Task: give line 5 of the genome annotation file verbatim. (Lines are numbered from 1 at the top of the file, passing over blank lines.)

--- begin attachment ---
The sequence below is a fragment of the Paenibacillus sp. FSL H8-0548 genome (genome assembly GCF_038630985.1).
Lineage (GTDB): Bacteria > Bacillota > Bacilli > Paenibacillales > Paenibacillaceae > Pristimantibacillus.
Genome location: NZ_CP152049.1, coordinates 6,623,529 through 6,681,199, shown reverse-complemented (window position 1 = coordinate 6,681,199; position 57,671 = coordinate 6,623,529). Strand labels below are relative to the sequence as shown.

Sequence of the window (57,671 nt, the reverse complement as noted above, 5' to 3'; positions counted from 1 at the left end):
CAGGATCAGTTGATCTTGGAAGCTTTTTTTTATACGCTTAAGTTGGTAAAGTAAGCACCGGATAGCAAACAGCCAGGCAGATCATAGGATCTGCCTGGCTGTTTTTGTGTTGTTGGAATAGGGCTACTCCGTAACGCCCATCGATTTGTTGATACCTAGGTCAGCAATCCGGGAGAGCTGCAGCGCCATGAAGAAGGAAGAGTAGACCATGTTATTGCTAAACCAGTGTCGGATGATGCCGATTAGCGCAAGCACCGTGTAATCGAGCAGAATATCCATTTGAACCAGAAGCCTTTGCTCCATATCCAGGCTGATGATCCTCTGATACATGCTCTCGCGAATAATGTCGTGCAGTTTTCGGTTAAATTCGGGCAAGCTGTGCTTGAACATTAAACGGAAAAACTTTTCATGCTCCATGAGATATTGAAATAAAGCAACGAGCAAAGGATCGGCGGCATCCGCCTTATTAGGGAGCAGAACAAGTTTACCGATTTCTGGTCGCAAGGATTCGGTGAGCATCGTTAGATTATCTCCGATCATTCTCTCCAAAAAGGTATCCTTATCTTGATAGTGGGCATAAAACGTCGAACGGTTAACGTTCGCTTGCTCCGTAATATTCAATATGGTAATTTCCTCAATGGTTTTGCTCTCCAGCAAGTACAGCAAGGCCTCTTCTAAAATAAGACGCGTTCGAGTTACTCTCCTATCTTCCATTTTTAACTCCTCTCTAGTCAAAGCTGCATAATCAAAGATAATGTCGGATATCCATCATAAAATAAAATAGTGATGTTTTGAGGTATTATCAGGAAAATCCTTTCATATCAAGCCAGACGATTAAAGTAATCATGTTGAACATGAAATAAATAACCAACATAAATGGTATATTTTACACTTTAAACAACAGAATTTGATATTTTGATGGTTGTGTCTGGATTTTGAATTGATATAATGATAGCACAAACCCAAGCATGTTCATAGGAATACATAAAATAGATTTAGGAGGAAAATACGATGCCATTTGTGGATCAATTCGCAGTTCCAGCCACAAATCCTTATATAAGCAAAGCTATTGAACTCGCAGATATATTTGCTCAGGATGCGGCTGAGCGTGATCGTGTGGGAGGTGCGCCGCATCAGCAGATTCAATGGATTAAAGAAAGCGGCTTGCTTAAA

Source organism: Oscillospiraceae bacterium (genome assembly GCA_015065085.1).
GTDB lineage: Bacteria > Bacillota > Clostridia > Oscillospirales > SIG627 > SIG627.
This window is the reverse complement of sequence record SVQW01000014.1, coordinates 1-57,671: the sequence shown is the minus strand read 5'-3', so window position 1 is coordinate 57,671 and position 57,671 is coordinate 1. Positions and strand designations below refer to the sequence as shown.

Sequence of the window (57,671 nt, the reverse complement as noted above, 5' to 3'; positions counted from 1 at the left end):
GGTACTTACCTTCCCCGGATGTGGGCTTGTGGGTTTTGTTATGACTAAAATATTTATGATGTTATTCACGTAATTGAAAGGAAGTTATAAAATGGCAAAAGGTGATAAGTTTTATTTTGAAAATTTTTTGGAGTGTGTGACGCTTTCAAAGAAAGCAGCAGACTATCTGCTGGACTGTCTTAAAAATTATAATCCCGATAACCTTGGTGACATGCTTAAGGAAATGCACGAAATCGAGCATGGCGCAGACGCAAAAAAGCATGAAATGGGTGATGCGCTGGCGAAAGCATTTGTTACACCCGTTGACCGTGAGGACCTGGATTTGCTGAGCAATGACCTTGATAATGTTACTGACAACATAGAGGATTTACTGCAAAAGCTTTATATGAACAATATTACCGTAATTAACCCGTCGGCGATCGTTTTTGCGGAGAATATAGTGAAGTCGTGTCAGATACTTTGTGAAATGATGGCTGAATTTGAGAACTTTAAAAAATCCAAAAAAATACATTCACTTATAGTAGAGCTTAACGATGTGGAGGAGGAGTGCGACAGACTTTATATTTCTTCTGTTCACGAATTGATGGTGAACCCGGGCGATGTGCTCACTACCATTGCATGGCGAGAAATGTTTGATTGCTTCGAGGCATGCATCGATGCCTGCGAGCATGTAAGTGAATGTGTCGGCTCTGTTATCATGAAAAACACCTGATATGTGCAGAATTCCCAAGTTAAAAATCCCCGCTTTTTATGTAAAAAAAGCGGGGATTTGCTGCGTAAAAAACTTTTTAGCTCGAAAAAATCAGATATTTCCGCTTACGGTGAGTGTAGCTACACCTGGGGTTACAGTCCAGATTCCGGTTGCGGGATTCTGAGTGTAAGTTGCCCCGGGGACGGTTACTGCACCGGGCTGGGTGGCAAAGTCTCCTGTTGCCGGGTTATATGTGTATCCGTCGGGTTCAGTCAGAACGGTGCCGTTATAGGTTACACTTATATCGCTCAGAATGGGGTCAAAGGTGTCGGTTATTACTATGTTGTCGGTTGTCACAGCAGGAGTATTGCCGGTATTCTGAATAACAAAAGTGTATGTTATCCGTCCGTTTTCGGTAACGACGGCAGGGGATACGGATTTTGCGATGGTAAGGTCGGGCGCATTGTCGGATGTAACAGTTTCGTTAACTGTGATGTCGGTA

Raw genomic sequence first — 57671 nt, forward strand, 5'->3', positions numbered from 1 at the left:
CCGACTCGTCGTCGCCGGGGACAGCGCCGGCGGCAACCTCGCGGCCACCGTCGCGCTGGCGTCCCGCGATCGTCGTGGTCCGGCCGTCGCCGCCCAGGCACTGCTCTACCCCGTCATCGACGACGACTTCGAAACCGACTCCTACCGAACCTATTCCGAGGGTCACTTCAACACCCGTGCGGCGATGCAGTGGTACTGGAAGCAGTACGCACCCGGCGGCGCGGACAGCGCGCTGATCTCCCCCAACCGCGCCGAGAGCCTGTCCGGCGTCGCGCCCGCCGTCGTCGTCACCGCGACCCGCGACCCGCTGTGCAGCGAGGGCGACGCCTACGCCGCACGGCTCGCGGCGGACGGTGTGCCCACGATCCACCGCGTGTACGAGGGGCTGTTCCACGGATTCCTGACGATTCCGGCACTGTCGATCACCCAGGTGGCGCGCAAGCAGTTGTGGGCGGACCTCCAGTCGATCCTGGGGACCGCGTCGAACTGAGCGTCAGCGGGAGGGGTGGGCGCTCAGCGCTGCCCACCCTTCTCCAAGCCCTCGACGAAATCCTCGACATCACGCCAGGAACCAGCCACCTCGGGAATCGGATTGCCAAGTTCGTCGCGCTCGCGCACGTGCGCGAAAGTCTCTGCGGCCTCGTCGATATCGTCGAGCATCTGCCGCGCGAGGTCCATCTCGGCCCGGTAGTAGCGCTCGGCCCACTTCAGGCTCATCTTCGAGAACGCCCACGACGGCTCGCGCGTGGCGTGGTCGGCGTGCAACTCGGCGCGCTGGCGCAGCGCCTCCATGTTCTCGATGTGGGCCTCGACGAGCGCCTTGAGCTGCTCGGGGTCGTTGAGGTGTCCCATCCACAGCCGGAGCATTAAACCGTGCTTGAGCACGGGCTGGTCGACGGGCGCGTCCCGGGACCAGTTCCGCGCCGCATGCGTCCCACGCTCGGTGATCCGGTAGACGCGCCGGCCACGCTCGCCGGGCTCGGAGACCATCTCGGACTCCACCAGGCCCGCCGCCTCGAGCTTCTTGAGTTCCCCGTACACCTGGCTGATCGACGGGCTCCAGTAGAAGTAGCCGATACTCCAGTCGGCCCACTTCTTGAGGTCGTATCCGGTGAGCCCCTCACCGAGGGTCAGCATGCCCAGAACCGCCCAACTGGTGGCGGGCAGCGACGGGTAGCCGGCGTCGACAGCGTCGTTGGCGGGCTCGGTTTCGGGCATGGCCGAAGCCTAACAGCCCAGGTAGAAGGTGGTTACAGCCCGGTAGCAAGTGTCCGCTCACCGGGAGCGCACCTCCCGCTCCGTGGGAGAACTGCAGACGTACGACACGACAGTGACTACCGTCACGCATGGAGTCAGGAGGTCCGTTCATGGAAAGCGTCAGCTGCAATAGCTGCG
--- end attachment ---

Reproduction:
CAGGATCAGTTGATCTTGGAAGCTTTTTTTTATACGCTTAAGTTGGTAAAGTAAGCACCGGATAGCAAACAGCCAGGCAGATCATAGGATCTGCCTGGCTGTTTTTGTGTTGTTGGAATAGGGCTACTCCGTAACGCCCATCGATTTGTTGATACCTAGGTCAGCAATCCGGGAGAGCTGCAGCGCCATGAAGAAGGAAGAGTAGACCATGTTATTGCTAAACCAGTGTCGGATGATGCCGATTAGCGCAAGCACCGTGTAATCGAGCAGAATATCCATTTGAACCAGAAGCCTTTGCTCCATATCCAGGCTGATGATCCTCTGATACATGCTCTCGCGAATAATGTCGTGCAGTTTTCGGTTAAATTCGGGCAAGCTGTGCTTGAACATTAAACGGAAAAACTTTTCATGCTCCATGAGATATTGAAATAAAGCAACGAGCAAAGGATCGGCGGCATCCGCCTTATTAGGGAGCAGAACAAGTTTACCGATTTCTGGTCGCAAGGATTCGGTGAGCATCGTTAGATTATCTCCGATCATTCTCTCCAAAAAGGTATCCTTATCTTGATAGTGGGCATAAAACGTCGAACGGTTAACGTTCGCTTGCTCCGTAATATTCAATATGGTAATTTCCTCAATGGTTTTGCTCTCCAGCAAGTACAGCAAGGCCTCTTCTAAAATAAGACGCGTTCGAGTTACTCTCCTATCTTCCATTTTTAACTCCTCTCTAGTCAAAGCTGCATAATCAAAGATAATGTCGGATATCCATCATAAAATAAAATAGTGATGTTTTGAGGTATTATCAGGAAAATCCTTTCATATCAAGCCAGACGATTAAAGTAATCATGTTGAACATGAAATAAATAACCAACATAAATGGTATATTTTACACTTTAAACAACAGAATTTGATATTTTGATGGTTGTGTCTGGATTTTGAATTGATATAATGATAGCACAAACCCAAGCATGTTCATAGGAATACATAAAATAGATTTAGGAGGAAAATACGATGCCATTTGTGGATCAATTCGCAGTTCCAGCCACAAATCCTTATATAAGCAAAGCTATTGAACTCGCAGATATATTTGCTCAGGATGCGGCTGAGCGTGATCGTGTGGGAGGTGCGCCGCATCAGCAGATTCAATGGATTAAAGAAAGCGGCTTGCTTAAA